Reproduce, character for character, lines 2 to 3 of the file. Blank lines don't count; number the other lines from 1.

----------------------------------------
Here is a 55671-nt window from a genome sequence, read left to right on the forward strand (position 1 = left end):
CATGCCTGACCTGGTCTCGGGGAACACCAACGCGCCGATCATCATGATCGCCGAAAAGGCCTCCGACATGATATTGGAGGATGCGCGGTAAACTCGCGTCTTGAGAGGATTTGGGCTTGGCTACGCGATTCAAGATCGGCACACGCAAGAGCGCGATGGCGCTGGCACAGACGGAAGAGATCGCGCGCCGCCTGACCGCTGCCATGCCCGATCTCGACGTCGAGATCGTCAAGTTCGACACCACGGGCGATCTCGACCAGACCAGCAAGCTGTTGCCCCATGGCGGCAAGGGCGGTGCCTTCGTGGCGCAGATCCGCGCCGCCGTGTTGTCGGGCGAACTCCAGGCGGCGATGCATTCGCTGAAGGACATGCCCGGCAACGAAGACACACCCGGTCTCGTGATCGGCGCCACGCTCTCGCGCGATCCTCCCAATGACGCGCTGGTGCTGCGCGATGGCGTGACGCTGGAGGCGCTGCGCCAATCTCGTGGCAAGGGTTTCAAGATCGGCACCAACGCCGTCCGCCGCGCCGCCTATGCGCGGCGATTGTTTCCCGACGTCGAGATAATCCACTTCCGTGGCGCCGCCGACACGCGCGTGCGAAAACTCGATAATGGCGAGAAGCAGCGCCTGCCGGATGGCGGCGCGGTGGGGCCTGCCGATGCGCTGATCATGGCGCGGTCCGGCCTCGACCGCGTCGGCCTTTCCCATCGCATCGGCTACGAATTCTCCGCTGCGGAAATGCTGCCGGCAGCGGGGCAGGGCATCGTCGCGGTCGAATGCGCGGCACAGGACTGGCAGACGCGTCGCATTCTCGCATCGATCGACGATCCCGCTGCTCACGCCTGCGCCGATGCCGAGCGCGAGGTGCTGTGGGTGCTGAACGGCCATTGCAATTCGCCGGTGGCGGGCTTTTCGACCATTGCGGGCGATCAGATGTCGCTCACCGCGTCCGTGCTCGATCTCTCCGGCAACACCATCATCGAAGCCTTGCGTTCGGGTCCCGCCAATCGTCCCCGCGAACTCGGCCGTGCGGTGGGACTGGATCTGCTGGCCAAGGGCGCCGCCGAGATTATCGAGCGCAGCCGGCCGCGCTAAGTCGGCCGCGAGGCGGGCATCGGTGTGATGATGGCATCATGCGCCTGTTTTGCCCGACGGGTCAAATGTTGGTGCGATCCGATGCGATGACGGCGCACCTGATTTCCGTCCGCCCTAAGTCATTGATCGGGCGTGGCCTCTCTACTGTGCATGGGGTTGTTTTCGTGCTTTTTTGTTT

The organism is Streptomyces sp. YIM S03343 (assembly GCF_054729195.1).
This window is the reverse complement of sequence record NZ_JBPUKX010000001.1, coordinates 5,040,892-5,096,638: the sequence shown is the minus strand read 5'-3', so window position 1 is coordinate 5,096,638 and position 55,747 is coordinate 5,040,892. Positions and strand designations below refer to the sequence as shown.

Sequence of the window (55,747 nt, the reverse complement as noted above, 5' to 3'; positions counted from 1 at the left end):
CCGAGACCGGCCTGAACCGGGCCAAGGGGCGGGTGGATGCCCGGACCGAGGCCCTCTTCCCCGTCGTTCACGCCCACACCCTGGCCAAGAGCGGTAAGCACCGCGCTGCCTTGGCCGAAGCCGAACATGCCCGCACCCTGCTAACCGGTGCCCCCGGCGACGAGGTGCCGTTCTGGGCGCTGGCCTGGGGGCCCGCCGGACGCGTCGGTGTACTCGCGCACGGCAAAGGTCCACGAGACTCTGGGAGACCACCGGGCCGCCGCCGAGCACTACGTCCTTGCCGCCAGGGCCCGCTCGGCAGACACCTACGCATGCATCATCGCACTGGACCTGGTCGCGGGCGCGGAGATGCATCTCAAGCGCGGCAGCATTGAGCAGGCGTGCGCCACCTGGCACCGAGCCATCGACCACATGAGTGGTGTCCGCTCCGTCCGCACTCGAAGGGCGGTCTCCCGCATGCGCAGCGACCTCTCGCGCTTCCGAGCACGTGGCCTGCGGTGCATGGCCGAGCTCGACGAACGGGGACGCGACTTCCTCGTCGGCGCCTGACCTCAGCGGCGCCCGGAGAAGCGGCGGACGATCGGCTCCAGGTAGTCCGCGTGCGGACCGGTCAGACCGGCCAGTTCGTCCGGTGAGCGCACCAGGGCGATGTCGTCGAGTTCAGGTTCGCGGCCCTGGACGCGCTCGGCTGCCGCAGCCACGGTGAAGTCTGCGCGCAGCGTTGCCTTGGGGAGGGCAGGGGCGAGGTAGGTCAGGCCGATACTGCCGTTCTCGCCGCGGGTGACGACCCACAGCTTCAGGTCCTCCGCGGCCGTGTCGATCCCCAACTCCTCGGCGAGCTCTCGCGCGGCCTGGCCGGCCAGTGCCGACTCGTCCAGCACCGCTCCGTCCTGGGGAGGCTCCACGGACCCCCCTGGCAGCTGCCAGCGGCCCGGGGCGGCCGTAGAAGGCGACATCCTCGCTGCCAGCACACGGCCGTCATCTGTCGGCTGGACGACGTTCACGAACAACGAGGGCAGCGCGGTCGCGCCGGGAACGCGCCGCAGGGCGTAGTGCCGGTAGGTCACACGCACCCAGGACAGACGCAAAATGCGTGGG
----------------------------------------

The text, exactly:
CATGCCTGACCTGGTCTCGGGGAACACCAACGCGCCGATCATCATGATCGCCGAAAAGGCCTCCGACATGATATTGGAGGATGCGCGGTAAACTCGCGTCTTGAGAGGATTTGGGCTTGGCTACGCGATTCAAGATCGGCACACGCAAGAGCGCGATGGCGCTGGCACAGACGGAAGAGATCGCGCGCCGCCTGACCGCTGCCATGCCCGATCTCGACGTCGAGATCGTCAAGTTCGACACCACGGGCGATCTCGACCAGACCAGCAAGCTGTTGCCCCATGGCGGCAAGGGCGGTGCCTTCGTGGCGCAGATCCGCGCCGCCGTGTTGTCGGGCGAACTCCAGGCGGCGATGCATTCGCTGAAGGACATGCCCGGCAACGAAGACACACCCGGTCTCGTGATCGGCGCCACGCTCTCGCGCGATCCTCCCAATGACGCGCTGGTGCTGCGCGATGGCGTGACGCTGGAGGCGCTGCGCCAATCTCGTGGCAAGGGTTTCAAGATCGGCACCAACGCCGTCCGCCGCGCCGCCTATGCGCGGCGATTGTTTCCCGACGTCGAGATAATCCACTTCCGTGGCGCCGCCGACACGCGCGTGCGAAAACTCGATAATGGCGAGAAGCAGCGCCTGCCGGATGGCGGCGCGGTGGGGCCTGCCGATGCGCTGATCATGGCGCGGTCCGGCCTCGACCGCGTCGGCCTTTCCCATCGCATCGGCTACGAATTCTCCGCTGCGGAAATGCTGCCGGCAGCGGGGCAGGGCATCGTCGCGGTCGAATGCGCGGCACAGGACTGGCAGACGCGTCGCATTCTCGCATCGATCGACGATCCCGCTGCTCACGCCTGCGCCGATGCCGAGCGCGAGGTGCTGTGGGTGCTGAACGGCCATTGCAATTCGCCGGTGGCGGGCTTTTCGACCATTGCGGGCGATCAGATGTCGCTCACCGCGTCCGTGCTCGATCTCTCCGGCAACACCATCATCGAAGCCTTGCGTTCGGGTCCCGCCAATCGTCCCCGCGAACTCGGCCGTGCGGTGGGACTGGATCTGCTGGCCAAGGGCGCCGCCGAGATTATCGAGCGCAGCCGGCCGCGCTAAGTCGGCCGCGAGGCGGGCATCGGTGTGATGATGGCATCATGCGCCTGTTTTGCCCGACGGGTCAAATGTTGGTGCGATCCGATGCGATGACGGCGCACCTGATTTCCGTCCGCCCTAAGTCATTGATCGGGCGTGGCCTCTCTACTGTGCATGGGGTTGTTTTCGTGCTTTTTTGTTT

The organism is Streptomyces sp. YIM S03343 (assembly GCF_054729195.1).